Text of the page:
by Michael Neevel
April 2022

Crimson clover fixing nitrogen in the new orchard.

At Koinonia, one of our goals is to work with nature to help build and maintain a healthy soil. We do this by stocking up carbon and encouraging biodiversity, resulting in healthy, nutrient dense pecans.

The microbial life in our soils is responsible for making nutrients available to plants as needed. Bacteria and fungi decompose organic matter, breaking it down into nutrients the plant can use. A healthy diversity in microbes also helps to balance out and, in many cases, actively block harmful organisms from damaging plants. They are also integral to creating a healthy soil structure by binding the smallest particles into larger chunks, which leaves open spaces between where water and air can flow.

So how do we help these miracle critters do their good work? One of the most important things we can do is to build organic matter on and in the soil to keep them fed and happy. We spread compost, manure, and mulch for the bacteria and fungi to eat. We also allow a diversity of orchard floor plants to grow tall and deeply rooted before mowing. Plants take carbon from the atmosphere and send out sugars through their roots in order to feed beneficial microbes right at the root zone. This all adds organic matter that microbes use to create good soil and healthy plants.

A diversity of microbes and plant life leads to a diversity of other creatures acros the food web. Pesticides use harsh chemicals to destroy all organisms. This leaves the door wide open for more, sometimes worse, pests. You also run the risk of creating a resistance to the pesticides, requiring the use of more, and harsher, chemicals. By allowing a return to the natural balance, we can let predators do their work of reducing pests without our overzealous interference.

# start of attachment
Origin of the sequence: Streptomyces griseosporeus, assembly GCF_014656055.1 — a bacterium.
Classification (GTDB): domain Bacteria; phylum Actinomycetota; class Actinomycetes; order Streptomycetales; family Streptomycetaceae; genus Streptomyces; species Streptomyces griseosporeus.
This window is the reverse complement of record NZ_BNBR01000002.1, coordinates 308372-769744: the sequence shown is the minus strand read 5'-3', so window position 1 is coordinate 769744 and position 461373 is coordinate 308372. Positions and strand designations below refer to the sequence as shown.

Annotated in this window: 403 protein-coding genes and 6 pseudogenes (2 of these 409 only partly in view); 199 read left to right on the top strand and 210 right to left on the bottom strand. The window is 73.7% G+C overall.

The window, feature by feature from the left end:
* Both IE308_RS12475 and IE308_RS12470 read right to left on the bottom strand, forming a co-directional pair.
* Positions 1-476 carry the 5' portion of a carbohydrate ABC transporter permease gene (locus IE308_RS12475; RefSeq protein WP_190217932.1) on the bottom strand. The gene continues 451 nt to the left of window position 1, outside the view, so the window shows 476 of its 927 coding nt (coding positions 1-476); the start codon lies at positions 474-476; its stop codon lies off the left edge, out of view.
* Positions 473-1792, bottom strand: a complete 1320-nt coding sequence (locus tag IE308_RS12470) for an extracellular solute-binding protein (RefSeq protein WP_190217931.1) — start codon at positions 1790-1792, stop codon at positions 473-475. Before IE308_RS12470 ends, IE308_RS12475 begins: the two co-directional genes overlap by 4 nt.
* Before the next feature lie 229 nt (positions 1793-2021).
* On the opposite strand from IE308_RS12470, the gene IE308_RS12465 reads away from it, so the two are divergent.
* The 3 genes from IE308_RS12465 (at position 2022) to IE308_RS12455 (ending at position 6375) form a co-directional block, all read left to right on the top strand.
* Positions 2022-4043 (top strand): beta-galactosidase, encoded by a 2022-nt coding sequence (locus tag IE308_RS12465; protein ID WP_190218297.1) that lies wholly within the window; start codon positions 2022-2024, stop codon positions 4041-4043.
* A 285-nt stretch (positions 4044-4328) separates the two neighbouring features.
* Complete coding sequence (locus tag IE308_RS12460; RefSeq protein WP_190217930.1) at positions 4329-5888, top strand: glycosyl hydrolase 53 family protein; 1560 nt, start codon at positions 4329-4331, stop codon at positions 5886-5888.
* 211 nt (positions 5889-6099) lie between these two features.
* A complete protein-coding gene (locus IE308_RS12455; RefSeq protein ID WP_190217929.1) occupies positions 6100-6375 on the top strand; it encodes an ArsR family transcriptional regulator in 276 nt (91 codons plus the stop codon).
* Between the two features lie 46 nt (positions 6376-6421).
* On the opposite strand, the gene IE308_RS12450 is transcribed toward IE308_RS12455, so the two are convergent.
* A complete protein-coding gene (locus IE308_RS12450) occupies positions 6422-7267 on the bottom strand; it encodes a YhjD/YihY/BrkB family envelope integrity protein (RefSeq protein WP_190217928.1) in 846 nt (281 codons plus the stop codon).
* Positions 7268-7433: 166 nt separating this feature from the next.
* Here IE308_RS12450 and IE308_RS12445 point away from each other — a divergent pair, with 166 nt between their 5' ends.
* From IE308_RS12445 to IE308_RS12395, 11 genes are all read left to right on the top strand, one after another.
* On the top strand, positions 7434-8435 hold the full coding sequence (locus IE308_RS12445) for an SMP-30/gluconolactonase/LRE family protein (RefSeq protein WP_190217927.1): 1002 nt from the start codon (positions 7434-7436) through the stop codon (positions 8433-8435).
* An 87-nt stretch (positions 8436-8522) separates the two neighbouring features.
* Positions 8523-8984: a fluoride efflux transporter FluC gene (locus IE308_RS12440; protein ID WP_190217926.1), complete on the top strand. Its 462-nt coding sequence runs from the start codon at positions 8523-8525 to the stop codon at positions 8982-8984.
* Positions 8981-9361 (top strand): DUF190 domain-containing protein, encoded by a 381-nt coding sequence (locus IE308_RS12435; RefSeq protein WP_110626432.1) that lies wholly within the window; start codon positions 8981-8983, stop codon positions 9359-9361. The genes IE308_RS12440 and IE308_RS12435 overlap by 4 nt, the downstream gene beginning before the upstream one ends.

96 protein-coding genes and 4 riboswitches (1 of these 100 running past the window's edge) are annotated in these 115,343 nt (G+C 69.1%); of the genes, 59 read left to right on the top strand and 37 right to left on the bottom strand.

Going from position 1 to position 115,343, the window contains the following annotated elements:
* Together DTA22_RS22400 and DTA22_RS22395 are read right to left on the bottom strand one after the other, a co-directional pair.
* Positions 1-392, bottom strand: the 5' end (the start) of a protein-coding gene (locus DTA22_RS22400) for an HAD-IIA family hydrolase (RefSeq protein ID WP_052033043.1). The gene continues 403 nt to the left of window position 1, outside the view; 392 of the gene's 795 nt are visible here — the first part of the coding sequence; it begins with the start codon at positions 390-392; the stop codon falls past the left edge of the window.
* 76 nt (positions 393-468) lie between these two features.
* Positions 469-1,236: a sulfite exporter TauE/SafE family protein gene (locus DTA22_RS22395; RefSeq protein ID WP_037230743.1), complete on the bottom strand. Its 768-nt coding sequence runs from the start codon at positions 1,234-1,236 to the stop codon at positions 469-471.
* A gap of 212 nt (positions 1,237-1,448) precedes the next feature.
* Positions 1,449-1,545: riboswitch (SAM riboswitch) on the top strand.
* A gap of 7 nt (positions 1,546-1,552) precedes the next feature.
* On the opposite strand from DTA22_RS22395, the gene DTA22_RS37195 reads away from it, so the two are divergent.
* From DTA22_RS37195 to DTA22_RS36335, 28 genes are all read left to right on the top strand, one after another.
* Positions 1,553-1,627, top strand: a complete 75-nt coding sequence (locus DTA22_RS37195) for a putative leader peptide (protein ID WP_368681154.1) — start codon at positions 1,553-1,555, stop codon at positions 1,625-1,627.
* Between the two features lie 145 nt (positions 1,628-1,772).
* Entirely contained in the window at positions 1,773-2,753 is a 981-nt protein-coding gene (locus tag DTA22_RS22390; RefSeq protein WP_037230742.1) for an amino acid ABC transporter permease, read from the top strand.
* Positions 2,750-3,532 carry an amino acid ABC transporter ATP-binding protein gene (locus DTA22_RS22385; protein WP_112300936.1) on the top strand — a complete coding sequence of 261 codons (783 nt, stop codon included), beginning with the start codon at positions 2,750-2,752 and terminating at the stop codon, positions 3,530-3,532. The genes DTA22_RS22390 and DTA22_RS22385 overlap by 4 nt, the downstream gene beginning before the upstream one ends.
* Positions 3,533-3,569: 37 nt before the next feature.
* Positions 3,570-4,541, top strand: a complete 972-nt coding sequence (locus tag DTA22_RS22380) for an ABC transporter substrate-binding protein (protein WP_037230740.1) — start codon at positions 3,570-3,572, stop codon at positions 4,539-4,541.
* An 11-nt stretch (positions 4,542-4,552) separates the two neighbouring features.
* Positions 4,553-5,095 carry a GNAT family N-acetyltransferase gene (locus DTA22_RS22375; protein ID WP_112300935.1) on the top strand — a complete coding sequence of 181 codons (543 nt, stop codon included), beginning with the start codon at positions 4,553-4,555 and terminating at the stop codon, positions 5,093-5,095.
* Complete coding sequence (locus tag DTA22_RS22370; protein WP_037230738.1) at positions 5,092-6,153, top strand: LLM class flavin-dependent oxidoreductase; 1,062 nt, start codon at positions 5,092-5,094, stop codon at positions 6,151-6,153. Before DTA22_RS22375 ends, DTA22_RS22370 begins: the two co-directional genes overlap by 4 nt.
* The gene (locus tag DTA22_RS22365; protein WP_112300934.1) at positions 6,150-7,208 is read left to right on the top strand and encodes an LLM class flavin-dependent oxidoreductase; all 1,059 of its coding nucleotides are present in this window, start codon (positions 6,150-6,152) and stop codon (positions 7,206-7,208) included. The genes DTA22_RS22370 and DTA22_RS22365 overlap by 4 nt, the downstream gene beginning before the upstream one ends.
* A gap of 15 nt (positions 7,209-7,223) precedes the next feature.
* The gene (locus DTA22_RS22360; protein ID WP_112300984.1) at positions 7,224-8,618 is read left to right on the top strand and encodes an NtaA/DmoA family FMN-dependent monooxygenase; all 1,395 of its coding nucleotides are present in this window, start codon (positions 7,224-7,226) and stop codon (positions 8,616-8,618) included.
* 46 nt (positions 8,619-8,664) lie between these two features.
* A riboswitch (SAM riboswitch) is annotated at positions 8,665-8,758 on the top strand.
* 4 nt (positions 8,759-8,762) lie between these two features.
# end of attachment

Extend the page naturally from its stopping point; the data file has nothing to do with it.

In our pecan orchards, we want to imitate something closer to a forest ecosystem rather than a lawn or dedicated pasture. Because of the large amount of acidic and carbon-heavy branches and leaves that fall and naturally rot on the ground, the orchard soil has more fungi than bacteria. The bacteria have a harder time decomposing those materials and don’t thrive as much in acidic areas. Over hundreds of millions of years, certain fungi have formed symbiotic relationships with most plant life. The host plant shares some of its energy made from photosynthesis, and the fungi attach to and extend the reach of the roots, providing better access to water and nutrients. These fungi are called mycorrhizae, and they are just one of the many helpful kinds of microbial life we want to encourage in our orchards. 

Compost tea, or technically in our case compost extract, is another one of the methods we use to increase soil health. We start with fungal dominant compost, place it in a tank of water with other ingredients to feed the fungi and bacteria, and bubble it for around 18 hours to dislodge the microbes from the compost and into the water. We then spray this through the orchards to help make more nutrients available and to increase the microbial biodiversity.

All of the things we do here in our orchards aim to create a healthy soil, leading to a healthy ecosystem, and a healthy crop. It’s just one more way we can demonstrate a better way of caring for and working with nature, and letting nature do the same for us.

We learned most of what we know about soil health and taking care of pecan orchards from our dear friend Betsy Ross. You can learn more about our friendship with Betsy here. And you can see her work and legacy at Sustainable Growth Texas here.

Bud break happening in the new orchard.